I return again to a review of the King James Only book, Which Bible Would Jesus Use?, written by Jack McElroy. Coming to chapter 13 in his book, McElroy interacts with a chapter from an anti-KJVO book titled, One Bible Only? edited by Roy Beacham and Kevin Bauder.
The chapter in question from One Bible Only? is called “An Appeal to Scripture,” and is written by Bauder. In it, he challenges the KJVO view of biblical preservation and methodically dismantles their apologetic that insists God’s Word must be recognized as preserved in the King James Bible.
He explains that the KJVO apologists believe a priori that God’s Word is preserved only in the KJV. They then craft their arguments for that belief from miscited facts from church history, misinterpreted biblical evidences, and convoluted conspiracy theories regarding textual criticism. If KJVO apologists were truly honest, however, they would have to begrudgingly admit that they hold the exact same position concerning the Word of God as those non-KJV believers they accuse of compromise and unbelief. Bauder spends the remainder of his chapter outlining a withering analysis that demonstrates his claim.
Ignoring entirely the major problems Bauder raised in his essay against the KJVO apologetic, McElroy returns to his “original Bible” strawman argument he built earlier in his book. (I address that a bit HERE). McElroy insist there is no such thing as an “original Bible.” Of course, by claiming that, he remains blissfully unaware that his view of the Bible is nearly identical to Bart Ehrman’s and other similar skeptics.
In McElroy’s evaluation of Bauder’s chapter, he seems to intentionally miss his key point. Instead, he embraces the a priori designation of his position with a big bear hug and relishes the idea that he adheres to deductive reasoning about the Bible rather than the unbelieving academic inductive reasoning regarding a mythical “original Bible.” Deductive reasoning, argues McElroy, tells us the Lord wouldn’t leave us without a book, obviously the King James, whereas inductive reasoning creates “Nebraska man” out of a pig’s tooth.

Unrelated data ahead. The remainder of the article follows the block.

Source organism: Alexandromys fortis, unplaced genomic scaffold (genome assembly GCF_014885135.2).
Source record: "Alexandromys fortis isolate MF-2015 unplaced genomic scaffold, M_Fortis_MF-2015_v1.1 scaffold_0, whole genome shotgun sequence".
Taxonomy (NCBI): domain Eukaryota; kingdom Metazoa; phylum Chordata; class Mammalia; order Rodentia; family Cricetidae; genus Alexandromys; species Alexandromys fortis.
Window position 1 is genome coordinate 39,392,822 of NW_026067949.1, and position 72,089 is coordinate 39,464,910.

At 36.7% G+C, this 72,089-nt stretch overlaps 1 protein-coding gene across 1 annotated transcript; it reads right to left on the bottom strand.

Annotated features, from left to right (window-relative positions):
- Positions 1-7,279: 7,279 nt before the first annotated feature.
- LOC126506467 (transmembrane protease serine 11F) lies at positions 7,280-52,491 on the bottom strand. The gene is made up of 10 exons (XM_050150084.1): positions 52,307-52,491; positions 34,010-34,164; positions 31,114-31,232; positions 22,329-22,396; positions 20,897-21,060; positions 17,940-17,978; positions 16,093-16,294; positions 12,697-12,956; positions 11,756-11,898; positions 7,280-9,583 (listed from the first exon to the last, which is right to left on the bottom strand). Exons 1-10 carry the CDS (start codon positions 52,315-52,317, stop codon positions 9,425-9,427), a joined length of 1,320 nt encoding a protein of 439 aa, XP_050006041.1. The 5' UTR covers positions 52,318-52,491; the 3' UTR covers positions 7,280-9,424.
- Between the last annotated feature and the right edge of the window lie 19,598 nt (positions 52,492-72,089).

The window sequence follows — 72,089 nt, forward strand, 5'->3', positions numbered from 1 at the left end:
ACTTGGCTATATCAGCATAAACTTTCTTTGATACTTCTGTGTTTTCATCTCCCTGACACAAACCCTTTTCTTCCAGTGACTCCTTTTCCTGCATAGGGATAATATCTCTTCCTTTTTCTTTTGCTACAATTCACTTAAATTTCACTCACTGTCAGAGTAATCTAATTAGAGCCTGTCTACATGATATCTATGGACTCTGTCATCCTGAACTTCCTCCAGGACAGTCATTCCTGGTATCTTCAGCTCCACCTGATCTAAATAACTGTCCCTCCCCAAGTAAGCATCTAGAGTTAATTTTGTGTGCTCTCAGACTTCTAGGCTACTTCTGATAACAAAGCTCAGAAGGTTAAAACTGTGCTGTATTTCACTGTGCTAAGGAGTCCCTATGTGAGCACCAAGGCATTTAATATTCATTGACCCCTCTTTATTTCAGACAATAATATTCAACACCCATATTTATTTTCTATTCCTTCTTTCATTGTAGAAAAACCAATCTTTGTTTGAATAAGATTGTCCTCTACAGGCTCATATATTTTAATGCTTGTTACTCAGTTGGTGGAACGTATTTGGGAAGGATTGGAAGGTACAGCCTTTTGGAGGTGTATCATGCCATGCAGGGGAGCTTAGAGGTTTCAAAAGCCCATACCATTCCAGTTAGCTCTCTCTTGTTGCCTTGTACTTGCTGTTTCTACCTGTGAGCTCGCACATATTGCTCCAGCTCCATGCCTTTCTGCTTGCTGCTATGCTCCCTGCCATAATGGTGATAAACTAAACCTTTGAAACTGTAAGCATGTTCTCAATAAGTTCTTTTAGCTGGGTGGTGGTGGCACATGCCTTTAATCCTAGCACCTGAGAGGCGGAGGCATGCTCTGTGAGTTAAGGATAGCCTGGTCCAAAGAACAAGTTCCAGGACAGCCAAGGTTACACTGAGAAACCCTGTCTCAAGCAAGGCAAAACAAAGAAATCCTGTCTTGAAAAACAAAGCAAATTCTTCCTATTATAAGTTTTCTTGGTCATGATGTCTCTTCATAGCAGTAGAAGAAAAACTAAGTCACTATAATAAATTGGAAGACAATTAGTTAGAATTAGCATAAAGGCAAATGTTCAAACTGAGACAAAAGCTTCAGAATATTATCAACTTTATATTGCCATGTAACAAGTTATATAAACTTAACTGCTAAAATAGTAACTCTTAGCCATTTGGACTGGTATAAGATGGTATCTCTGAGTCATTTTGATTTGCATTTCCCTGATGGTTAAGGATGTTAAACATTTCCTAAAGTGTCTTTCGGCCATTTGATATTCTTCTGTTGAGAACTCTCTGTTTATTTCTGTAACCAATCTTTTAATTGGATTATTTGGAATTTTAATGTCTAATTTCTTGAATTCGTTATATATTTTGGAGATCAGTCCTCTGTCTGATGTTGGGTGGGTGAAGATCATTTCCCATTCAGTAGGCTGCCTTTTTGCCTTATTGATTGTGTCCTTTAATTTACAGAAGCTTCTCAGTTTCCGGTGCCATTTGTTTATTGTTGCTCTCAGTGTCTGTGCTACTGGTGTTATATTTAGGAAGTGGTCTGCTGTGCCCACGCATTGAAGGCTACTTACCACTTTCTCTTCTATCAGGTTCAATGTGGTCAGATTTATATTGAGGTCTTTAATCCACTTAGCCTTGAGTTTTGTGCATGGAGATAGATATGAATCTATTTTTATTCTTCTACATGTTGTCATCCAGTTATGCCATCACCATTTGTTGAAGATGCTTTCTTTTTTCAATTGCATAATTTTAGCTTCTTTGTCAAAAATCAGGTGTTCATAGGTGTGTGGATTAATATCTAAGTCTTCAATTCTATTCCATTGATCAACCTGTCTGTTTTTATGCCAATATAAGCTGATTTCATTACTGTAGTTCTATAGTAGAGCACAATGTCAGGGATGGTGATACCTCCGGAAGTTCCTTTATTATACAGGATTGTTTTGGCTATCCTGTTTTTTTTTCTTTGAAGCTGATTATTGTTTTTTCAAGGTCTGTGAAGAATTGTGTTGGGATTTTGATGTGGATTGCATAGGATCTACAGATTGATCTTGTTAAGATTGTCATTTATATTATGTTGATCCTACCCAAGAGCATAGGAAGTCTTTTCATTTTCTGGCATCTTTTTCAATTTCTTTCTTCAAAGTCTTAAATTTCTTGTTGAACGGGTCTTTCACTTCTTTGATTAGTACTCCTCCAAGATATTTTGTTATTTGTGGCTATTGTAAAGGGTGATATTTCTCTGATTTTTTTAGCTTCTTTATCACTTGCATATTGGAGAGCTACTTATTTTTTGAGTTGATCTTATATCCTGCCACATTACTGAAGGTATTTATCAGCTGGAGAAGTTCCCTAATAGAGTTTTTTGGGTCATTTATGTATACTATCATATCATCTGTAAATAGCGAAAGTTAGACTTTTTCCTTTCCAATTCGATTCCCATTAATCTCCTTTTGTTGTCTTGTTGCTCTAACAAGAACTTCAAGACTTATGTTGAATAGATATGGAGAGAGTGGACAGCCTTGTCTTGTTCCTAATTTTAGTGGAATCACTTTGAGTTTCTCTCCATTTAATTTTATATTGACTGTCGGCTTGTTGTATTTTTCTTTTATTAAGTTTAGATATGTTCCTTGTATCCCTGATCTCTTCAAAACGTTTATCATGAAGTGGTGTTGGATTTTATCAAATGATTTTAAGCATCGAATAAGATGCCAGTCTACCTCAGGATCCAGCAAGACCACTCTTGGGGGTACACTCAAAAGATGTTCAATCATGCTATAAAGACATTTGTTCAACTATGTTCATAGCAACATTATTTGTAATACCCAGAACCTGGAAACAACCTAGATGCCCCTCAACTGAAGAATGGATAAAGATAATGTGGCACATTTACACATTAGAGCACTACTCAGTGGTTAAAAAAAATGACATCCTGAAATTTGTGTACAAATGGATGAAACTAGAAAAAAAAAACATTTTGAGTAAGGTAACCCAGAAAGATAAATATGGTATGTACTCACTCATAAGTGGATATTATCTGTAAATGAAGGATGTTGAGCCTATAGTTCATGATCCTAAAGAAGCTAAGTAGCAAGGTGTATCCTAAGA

He states that the deductive reasoning of his KJV perspective on the biblical text is likened unto putting together a massive puzzle. In his case, he has all the pieces and the picture on the box by which to go with.
Non-KJV folks, on the other hand, have all the pieces, but they don’t have the box with the picture. Using their poor inductive reasoning skills, they frustratingly examine each one of those many pieces, fitting them together and taking a guess at what the picture will eventually look like.
That picture on McElroy’s box is of course the King James Bible. Hence he forces all the pieces to fit his particular picture on the box cover. He is only hoping he has the right box cover.
He then spends the rest of his chapter highlighting what he believes are “gottcha” objections to Bauder’s “original Bible” position. His objections, ironically, expose the folly of his apologetic and basically vindicates Bauder’s contention that KJV onlyists have the same issues to wrestle through as those compromising non-KJV onlyists. Let me consider each one in turn.
— First he asks if Bauder’s “original Bible” only has the 66 books of Scripture and no more. He then states that the Catholic’s claim they have 73 books in their “original Bible” and The Greek Orthodox has 76 and the Ethiopic Church has 81. How exactly does Bauder know he has all the right books?
That is a rather laughable objection seeing that in chapter 10 of his book, McElroy insists that the Catholic Apocrypha provides “valuable background information on the Old and New Testaments” and they would never have been included in “God’s Book” “if they didn’t have some value.” So I wonder why his question doesn’t apply equally to himself? Did he forget about what he wrote in chapter 10 regarding those extra books? I am also curious why his KJV removes those books in their current editions.